Iran said Wednesday it hopes to have good relations with arch-rival Saudi Arabia and its allies, and called for an end to their bitter dispute with Gulf neighbour Qatar.
Riyadh broke off relations with Tehran in 2016 after protesters angry at its execution of a top Shiite cleric torched its diplomatic missions in Iran.
The following year the kingdom and its allies Bahrain and the United Arab Emirates imposed a trade and travel boycott on Qatar, demanding that it mirror their hardline policies towards Iran and the Muslim Brotherhood.
"We have extremely good relations with Qatar, Kuwait, Oman," Iranian Foreign Minister Mohammad Javad Zarif said, referring to the two Gulf Arab countries which remained neutral in the dispute.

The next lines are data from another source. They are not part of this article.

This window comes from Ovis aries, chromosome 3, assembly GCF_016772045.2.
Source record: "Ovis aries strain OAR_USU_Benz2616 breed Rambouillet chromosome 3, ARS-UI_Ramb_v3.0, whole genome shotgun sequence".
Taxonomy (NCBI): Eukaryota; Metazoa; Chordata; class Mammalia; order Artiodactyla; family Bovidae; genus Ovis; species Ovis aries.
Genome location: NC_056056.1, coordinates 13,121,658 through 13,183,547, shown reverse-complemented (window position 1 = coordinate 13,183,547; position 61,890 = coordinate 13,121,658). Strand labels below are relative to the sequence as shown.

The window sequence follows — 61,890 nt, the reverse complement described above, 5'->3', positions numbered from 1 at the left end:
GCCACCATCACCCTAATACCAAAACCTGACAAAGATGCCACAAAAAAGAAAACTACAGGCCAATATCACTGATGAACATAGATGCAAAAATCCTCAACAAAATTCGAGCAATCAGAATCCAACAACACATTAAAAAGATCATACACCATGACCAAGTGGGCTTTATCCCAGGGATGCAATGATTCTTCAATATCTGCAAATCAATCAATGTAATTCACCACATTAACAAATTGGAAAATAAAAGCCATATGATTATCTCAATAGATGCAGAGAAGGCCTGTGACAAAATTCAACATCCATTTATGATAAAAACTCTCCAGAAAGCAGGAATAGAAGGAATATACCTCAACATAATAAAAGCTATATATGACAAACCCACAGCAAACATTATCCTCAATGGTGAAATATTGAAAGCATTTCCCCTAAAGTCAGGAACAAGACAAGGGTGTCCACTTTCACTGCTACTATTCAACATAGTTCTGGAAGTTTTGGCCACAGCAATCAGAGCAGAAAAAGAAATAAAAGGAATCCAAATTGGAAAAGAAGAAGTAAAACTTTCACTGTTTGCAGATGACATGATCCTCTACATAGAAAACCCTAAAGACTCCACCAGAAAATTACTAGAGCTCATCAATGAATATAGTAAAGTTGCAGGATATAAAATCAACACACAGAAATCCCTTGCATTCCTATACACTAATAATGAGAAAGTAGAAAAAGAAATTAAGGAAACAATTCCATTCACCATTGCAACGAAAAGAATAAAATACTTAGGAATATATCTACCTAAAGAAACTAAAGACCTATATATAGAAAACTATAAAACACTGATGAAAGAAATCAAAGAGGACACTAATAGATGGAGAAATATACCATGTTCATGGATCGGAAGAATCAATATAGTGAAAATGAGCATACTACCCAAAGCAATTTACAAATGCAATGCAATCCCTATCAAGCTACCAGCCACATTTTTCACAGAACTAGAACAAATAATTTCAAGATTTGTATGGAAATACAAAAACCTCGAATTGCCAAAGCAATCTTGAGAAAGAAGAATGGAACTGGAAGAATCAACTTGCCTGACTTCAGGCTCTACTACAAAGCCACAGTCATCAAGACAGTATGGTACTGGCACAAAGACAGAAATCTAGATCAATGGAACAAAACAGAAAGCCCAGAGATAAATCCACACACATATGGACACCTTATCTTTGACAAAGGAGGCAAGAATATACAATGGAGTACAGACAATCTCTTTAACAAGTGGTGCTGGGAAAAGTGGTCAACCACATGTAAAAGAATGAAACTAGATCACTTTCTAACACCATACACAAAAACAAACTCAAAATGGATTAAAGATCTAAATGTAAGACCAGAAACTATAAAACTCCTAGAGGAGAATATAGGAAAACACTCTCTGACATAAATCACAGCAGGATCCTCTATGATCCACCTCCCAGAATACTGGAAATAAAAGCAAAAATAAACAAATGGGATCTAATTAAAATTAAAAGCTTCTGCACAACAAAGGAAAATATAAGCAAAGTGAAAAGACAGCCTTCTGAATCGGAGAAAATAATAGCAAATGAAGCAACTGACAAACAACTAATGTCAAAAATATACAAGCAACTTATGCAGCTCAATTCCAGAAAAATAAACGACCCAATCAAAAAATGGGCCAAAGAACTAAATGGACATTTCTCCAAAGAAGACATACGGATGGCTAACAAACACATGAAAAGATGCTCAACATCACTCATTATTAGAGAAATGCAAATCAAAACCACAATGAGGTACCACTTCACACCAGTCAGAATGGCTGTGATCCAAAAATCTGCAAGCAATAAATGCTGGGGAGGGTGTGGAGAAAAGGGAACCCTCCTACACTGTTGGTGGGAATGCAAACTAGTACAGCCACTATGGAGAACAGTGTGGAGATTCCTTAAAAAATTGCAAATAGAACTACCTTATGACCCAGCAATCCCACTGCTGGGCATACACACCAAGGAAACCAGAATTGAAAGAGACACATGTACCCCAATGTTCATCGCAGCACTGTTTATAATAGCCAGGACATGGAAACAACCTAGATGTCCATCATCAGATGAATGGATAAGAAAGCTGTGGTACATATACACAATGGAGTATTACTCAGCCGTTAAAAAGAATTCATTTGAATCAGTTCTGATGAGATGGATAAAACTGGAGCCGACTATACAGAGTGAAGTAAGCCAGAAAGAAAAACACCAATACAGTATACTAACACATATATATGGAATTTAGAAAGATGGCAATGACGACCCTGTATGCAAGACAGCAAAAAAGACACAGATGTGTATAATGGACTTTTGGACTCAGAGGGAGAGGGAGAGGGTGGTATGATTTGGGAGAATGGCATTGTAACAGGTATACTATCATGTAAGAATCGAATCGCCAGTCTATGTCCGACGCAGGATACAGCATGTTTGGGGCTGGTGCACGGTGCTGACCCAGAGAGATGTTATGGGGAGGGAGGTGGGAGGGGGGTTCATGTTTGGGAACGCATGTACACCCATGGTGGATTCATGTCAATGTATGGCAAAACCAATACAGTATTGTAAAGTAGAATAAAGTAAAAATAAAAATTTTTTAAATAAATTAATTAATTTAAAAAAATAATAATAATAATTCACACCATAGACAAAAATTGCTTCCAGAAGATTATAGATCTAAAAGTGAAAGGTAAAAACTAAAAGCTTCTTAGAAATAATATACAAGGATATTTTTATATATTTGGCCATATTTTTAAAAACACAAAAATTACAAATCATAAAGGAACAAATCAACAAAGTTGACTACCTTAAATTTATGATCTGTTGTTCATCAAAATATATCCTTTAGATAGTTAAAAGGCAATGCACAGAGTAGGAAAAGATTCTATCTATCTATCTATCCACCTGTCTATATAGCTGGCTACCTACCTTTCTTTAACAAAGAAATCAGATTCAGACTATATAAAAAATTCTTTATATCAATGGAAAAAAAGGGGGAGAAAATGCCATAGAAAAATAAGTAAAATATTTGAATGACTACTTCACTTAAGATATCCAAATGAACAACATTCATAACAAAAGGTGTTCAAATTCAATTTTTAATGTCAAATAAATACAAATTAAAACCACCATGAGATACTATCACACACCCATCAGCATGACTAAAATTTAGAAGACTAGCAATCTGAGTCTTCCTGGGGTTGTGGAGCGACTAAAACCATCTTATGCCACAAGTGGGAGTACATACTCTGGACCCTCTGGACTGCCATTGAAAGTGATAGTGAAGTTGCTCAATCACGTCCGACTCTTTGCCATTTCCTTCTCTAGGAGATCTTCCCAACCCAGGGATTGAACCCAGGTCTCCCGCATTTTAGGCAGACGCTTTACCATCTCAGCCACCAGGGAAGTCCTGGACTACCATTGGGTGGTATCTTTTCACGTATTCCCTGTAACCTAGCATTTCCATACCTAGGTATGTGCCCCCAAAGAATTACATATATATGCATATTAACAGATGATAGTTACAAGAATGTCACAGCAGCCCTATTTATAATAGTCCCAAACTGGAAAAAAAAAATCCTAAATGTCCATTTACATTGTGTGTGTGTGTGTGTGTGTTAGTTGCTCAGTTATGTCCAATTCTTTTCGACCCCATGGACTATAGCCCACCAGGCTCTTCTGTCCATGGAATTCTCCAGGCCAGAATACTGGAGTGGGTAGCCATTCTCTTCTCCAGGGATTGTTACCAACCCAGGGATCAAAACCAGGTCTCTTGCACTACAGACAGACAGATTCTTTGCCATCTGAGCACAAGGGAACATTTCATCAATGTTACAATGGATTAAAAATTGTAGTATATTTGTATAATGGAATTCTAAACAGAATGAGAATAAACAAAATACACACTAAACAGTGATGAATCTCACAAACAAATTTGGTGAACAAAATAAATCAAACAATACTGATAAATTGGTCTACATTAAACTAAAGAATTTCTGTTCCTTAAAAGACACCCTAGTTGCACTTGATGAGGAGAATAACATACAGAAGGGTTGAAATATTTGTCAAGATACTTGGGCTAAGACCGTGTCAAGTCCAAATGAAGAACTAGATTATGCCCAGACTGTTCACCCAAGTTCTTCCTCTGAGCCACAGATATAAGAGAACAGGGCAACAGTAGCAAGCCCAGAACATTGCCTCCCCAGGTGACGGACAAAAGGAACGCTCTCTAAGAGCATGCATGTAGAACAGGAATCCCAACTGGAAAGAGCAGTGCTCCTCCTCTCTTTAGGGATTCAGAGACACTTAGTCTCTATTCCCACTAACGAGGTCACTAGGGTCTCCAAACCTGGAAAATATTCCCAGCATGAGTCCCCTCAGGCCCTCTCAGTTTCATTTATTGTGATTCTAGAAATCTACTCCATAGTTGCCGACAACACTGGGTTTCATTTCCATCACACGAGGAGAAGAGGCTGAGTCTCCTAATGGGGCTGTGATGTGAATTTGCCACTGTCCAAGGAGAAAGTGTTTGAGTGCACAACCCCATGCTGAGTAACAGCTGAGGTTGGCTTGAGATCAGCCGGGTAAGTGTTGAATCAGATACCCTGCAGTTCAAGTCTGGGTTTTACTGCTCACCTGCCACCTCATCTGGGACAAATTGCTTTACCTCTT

"We hope to have the same type of relations with Saudi Arabia, Bahrain and the United Arab Emirates," Zarif told reporters on the sidelines of the Asian Cooperation Dialogue in Doha.
"We also hope that countries within the GCC (Gulf Cooperation Council) could resolve their differences peacefully.
"We were against pressure on Qatar, we still believe that pressure on Qatar is against international law."
Saudi Arabia, the UAE and Bahrain have repeatedly accused Qatar of posing a threat to Gulf security through its support for "extremism".
Doha has consistently denied the allegation accusing its former allies of seeking a pretext for regime change.
In April, Qatar said it filed three lawsuits in London and New York against Saudi and UAE banks for allegedly plotting to undermine its currency and bonds.
Qatar has already taken legal action against Saudi Arabia and its allies before the International Court of Justice, the International Civil Aviation Organization and the World Trade Organization.
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